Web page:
- Cut: You’ll find high-quality amethyst in almost all of the traditional shapes used for center stones in rings, but the most common are brilliant round or ovals. Cutters rely on amethyst with strong color characteristics to produce fancy cuts so you can expect to find a very good stone whenever you opt for them. You’ll find plenty of marquise, cushion and emerald cuts for striking amethyst engagement rings, as well as the trendy trillion, pear and heart shapes. Freeform cuts are also quite common. Cut is graded depending on the shape of the stone, but is not as much a factor as color and clarity unless an amethyst has been butchered by the cutter. The gemstone should exhibit good brilliance and sparkle, with light reflected evenly across the stone.
- Carats: Because amethyst is so plentiful, the price per carat doesn’t normally increase as you shop for larger stones. As with all colored stones, you should purchase by size rather than by carat weight because colored stones like amethyst vary greatly in their size to weight ratio. You will typically pay anywhere from $5-$40 per carat for the gemstone, depending primarily on color and clarity (with the typical sized stone for an amethyst ring anywhere from ten to 25 carats). However, there are exceptions; very large and custom cut stones can cost much more, as can true Siberian amethyst which has brought prices as high as $50,000 per carat.
Types of Rings: Non-Traditional Choices
We have mentioned amethyst engagement rings several times in this article, because they’ve become popular as beautiful, non-traditional pieces which can look striking on a bride’s hand due to their unusual purple color, without breaking the bank. An amethyst and diamond ring is another option chosen more often by brides-to-be these days, either with the amethyst featured as the center stone and diamond accent stones, or the other way around. The color variation, play and sparkle exhibited by an amethyst and diamond ring are among the most striking you’ll see.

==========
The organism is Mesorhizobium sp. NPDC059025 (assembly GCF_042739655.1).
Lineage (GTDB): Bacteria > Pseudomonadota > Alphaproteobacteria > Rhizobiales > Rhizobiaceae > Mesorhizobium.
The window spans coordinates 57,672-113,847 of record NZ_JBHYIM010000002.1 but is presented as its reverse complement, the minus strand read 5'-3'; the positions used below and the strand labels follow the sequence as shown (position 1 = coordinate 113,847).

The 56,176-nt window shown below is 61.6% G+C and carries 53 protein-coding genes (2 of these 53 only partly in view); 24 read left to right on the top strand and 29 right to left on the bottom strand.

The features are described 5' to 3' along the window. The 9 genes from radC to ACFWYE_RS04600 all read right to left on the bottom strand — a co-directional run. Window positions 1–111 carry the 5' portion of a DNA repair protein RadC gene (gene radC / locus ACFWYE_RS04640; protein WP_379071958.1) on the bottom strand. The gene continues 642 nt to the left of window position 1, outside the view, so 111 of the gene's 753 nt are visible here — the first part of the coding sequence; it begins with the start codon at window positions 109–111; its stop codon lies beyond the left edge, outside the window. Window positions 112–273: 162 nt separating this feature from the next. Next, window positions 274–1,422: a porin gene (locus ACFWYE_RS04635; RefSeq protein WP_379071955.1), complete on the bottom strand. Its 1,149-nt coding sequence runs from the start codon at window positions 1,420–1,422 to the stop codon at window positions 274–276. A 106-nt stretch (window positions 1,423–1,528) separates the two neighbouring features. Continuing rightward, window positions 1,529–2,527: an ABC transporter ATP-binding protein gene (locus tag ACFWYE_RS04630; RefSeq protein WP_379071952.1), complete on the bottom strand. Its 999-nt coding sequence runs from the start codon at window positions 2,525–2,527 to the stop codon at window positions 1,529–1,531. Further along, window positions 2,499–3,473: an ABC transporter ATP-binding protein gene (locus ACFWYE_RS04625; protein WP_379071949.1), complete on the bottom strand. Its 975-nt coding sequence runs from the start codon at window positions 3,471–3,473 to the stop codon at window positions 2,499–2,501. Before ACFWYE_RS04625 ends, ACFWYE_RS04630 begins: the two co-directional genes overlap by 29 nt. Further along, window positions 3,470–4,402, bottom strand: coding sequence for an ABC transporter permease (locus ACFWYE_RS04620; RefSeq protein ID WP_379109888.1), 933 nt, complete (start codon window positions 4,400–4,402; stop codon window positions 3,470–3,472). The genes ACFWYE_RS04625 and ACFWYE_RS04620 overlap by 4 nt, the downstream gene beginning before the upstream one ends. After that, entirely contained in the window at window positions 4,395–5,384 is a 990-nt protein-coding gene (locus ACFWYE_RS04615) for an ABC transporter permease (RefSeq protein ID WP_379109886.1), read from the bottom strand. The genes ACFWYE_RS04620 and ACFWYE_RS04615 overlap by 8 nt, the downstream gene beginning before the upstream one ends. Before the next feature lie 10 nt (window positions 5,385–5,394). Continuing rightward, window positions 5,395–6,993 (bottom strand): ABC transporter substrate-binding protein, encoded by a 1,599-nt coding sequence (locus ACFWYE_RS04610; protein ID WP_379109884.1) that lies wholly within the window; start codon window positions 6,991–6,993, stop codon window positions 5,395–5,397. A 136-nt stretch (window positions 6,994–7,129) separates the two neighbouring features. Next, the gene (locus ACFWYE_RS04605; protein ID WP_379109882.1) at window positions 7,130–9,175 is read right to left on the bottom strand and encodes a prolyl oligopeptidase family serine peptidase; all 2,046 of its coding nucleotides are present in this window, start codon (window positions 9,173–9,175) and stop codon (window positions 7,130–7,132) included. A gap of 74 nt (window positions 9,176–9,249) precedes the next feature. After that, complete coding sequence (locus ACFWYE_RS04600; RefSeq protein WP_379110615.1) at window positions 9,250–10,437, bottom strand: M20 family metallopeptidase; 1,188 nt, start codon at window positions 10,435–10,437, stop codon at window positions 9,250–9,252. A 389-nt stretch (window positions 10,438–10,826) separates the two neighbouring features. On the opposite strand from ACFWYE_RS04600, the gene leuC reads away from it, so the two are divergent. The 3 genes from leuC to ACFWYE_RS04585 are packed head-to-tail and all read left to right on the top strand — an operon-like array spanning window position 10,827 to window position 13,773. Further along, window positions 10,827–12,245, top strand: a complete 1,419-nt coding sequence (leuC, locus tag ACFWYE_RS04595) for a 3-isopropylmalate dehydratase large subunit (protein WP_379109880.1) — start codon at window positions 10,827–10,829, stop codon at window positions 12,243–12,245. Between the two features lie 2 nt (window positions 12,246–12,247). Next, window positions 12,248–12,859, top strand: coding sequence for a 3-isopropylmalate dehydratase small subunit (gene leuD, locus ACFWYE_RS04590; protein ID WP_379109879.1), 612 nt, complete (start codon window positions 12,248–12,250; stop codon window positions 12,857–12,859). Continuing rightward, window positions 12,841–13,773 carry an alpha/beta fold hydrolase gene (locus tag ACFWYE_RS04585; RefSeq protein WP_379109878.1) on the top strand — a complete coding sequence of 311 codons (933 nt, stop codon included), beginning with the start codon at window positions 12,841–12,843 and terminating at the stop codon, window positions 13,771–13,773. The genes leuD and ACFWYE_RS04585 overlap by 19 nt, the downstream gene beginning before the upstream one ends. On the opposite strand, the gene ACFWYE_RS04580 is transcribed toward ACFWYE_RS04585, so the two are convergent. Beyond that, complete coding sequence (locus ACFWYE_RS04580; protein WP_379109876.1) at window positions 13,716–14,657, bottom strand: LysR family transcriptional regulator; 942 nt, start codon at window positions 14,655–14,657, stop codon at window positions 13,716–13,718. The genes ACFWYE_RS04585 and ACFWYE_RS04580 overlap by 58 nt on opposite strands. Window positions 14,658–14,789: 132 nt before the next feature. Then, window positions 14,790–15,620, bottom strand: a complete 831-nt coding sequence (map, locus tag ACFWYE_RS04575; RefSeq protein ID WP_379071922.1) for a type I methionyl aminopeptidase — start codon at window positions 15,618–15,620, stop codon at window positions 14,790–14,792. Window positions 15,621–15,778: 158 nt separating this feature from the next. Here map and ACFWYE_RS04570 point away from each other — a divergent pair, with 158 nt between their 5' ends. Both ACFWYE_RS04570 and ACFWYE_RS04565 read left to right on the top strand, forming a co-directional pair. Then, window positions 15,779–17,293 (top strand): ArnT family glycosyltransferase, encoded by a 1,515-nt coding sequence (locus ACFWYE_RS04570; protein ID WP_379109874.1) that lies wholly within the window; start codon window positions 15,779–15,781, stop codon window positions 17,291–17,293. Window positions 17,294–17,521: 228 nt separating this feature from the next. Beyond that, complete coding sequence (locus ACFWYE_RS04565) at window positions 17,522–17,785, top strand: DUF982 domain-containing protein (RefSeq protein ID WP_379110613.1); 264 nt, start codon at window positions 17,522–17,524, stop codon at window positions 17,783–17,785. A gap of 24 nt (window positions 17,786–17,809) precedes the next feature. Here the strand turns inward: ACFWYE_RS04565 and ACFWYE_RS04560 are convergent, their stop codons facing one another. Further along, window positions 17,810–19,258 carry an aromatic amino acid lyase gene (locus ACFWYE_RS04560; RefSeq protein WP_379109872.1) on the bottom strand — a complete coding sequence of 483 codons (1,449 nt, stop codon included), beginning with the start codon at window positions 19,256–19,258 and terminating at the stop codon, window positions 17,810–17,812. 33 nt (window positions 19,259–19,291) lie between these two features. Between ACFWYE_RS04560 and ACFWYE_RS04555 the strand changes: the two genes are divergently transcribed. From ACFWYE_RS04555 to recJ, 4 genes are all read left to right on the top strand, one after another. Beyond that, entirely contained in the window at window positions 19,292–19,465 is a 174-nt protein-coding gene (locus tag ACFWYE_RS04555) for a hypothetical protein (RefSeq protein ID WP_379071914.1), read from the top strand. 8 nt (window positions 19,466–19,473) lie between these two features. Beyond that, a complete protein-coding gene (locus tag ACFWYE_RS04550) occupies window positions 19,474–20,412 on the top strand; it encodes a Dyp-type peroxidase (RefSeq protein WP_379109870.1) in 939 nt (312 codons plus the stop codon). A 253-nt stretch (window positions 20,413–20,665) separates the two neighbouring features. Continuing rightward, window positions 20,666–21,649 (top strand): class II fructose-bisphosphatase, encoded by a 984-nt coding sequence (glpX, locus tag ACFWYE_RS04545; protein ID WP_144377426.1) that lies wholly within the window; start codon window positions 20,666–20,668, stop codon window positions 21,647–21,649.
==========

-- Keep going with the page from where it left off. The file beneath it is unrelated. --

Amethyst wedding rings are also finding favor in the 2010s, as they add an unusual flash of color to what’s often a relatively simple band. Since the stone is a perfect match for any type of precious metal (even yellow or rose gold, which give the piece more of an antique appearance), the choices are endless.
We’ve already mentioned this stone as somewhat lower in quality, but you might be surprised at how many brides-to-be choose a green amethyst engagement ring. A green amethyst ring is inexpensive compared to its purple cousin, and downright cheap next to more traditional choices like diamonds. It can match with either white or yellow gold (or platinum) for totally different and unusual looks, making a green amethyst engagement ring a great option for couples just starting out in life.
Finally, there’s one other variation on this jewelry we haven’t discussed, but you may see advertised: a pink amethyst ring. These are usually very pale lilac or lavender in color, somewhat resembling rose quartz but transparent rather than opaque. They’re really pieces made from lower-quality light-colored amethyst, which jewelers may be trying to inflate in price by calling them “pink amethyst rings”. But there’s certainly nothing wrong with buying one, if you’re drawn to it. Just be aware that it’s pretty far down the scale of quality amethyst rings.